Wednesday, May 23, 2012


Late night small town. A train howls and chugs across the screen as a series of titles inform us that this town, attached to a major U.S. military base has a roll call of social malaise and tragedy that fiction would blush to attempt. Shootings, suicides, depression .... everybody in? Post Traumatic Stress Disorder lives here. And then we see that for the past few minutes while we've been reading, that we've been staring at a stressful situation: a car idles at the railcrossing as the train keeps going past, effectively endless.

This is a documentary about a particularly cruel consequence of military service in war zones. Apart from a few snippets of video and snapshots the scene is entirely in Killeen, Texas, the town attached to Fort Hood an army base set up during the second world war. The fort and town have been a strange concatenation of military and civilian life ever since. Almost every shot of a local business includes an unmissable notice of support for the soldiers. The effect of this is odd, more like a town of collaborators professing loyalty to an occupying force than somewhere that's had over half a century to get used to the idea that most of it is made up of soldiers. It's eerie.

That eeriness never quite leaves the proceedings here as we hear the testimony of a number of soldiers who, whether active or retired from service, are still in this place like ghosts wandering in an earthly limbo. The accounts are not from their deployments in Iraq or Afghanistan but their experiences back home, or rather, in Killeen. We are confronted with a series of often marrow-freezing accounts of how these men have coped with life beyond the unimaginable stress of their short careers. One NCO owns that he has just come out of a mental hospital where he was surrounded by other ex-soldiers on suicide watch. He says he was the only one there who didn't want to kill himself but others, anyone he found who looked happy. He recalls this with an unblinking plainness that is both a tribute to his training and an accusation of it. And there's the rub...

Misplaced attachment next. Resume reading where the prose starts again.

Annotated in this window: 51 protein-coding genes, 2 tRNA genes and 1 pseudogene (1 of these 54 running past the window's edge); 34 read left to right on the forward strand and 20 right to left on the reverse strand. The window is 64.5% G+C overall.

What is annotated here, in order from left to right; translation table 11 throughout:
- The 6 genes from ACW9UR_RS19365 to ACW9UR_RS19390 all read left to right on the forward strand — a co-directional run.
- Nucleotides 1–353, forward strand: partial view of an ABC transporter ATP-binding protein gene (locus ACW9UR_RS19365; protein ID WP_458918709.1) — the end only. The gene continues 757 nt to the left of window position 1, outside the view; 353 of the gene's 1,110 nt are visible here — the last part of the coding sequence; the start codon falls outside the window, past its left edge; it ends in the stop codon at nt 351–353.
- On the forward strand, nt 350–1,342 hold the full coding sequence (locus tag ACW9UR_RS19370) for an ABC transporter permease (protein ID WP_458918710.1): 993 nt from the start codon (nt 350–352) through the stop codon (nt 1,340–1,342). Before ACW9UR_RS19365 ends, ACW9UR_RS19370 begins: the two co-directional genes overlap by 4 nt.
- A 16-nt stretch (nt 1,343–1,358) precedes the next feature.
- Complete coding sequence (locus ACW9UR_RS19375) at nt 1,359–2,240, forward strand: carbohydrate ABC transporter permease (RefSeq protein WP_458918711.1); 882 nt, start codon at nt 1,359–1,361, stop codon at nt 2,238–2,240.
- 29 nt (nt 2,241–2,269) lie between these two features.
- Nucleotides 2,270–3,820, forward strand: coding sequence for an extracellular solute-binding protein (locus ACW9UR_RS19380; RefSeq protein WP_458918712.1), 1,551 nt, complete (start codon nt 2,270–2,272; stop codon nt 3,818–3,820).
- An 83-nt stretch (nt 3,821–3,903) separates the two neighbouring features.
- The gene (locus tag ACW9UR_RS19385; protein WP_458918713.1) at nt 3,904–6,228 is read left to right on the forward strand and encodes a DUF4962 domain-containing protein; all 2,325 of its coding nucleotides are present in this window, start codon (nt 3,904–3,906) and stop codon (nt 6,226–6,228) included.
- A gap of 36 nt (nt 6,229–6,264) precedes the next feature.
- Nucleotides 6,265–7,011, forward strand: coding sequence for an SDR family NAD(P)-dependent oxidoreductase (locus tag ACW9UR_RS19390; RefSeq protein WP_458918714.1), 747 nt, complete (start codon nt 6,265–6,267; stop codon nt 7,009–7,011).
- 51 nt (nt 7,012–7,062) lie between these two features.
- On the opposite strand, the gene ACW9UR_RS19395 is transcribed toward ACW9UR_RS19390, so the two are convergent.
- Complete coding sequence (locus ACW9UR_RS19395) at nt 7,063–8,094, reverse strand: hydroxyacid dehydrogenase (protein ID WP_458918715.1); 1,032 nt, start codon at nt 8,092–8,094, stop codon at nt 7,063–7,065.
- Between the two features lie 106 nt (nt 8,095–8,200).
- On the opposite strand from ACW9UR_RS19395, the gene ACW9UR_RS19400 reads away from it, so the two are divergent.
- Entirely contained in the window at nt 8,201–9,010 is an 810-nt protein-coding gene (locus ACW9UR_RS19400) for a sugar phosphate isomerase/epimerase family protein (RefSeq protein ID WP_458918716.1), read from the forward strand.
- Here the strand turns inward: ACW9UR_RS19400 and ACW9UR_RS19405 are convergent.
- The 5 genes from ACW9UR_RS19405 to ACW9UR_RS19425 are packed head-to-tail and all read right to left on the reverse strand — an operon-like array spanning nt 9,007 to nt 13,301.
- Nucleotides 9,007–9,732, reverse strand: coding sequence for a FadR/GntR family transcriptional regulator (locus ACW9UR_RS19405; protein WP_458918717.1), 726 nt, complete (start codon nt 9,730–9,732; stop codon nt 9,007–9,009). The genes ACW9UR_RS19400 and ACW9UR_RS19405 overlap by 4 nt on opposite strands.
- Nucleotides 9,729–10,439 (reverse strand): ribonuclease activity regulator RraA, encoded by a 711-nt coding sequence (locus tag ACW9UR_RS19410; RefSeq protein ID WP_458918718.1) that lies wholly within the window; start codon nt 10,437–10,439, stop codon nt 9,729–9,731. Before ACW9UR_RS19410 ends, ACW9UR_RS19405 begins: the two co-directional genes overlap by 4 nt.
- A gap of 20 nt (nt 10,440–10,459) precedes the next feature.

It's not an elephant in the room because its presence neither surprises nor upsets but the central nerve winding through this film is masculinity. Not the military idea of masculinity but MASCULINITY pure and simple. It is there in the first sequence following the opening titles wherein a group of young men are showing off their big lowrider cars and souped-up utes which constantly growl like the spirit of manhood made animal. Many of them have their bonnets open which stand at rigid slants like a parade of hard ons. One young soldier in his civvies talks of his imminent deployment to Afghanistan with an infectious joy. It's easy to forget he's about to go to a situation that might squeeze out his staring living ghost within months. Another thread throughout depicts teenage soldiers at a tattoo parlour giggling about their choices of design. All of these are violent and challenging and the youths sumbit to the needle often squeezing a rubber hotdog shaped prop to cope with the pain that is stretching their acne-tightened faces into costant winces.

But don't get me or this film wrong. It is ultimately about one strand of masculinity pursued to its very end point but at no time does it invite us to judge these men with their haunted eyes and burden of life-sucking shock. It is as futile to blame the military or masculinity itself as it is to imagine the world without warfare or the readiness for it. It is, however, important to acknowledge its effects and to know that its victims include those who return from it victorious and rewarded. What might be wrong is the rigidity of the machine to cope with changing circumstances and allow its units (at one stage identified officially as "products" by one ex-soldier) the same care after their damage as was given in the preparation for it. The final sequence of the film offers some promise as a group of ex soldiers stage a protest about the continued deployment of exhausted men. The scene of newly animated sufferers of PTSD running through the morning traffic with the energy of schoolkids, handing out fliers to uniformed men in cars on their way to duty.

A few more shots of the town and then some more of those low riders and for once, to me, the sight of a classic American gas guzzler modified to lift and fall and even allow a single wheel to rise from the ground like a quizzical eyebrow does not strike me as ridiculous. The out of uniform soldier at the wheel is delighting his kids with the antics. A boy in the back seat, his mouth wide open with joy, takes in the thrill of being in all that hardware doing all that cool stuff.

1 comment:

  1. Screening note:
    The film was accompanied by an address by and Q&A with Jim Wain, an Australian Vietnam Vet and sufferer of PTSD. His address sounded like a series of platitudes until I realised he was speaking from experience. I mentally told myself to shut up.

    The questions from the audience were poignant and he responded with a gentle firmness that bore real information. The silences between each phrase thick with memory and knowledge.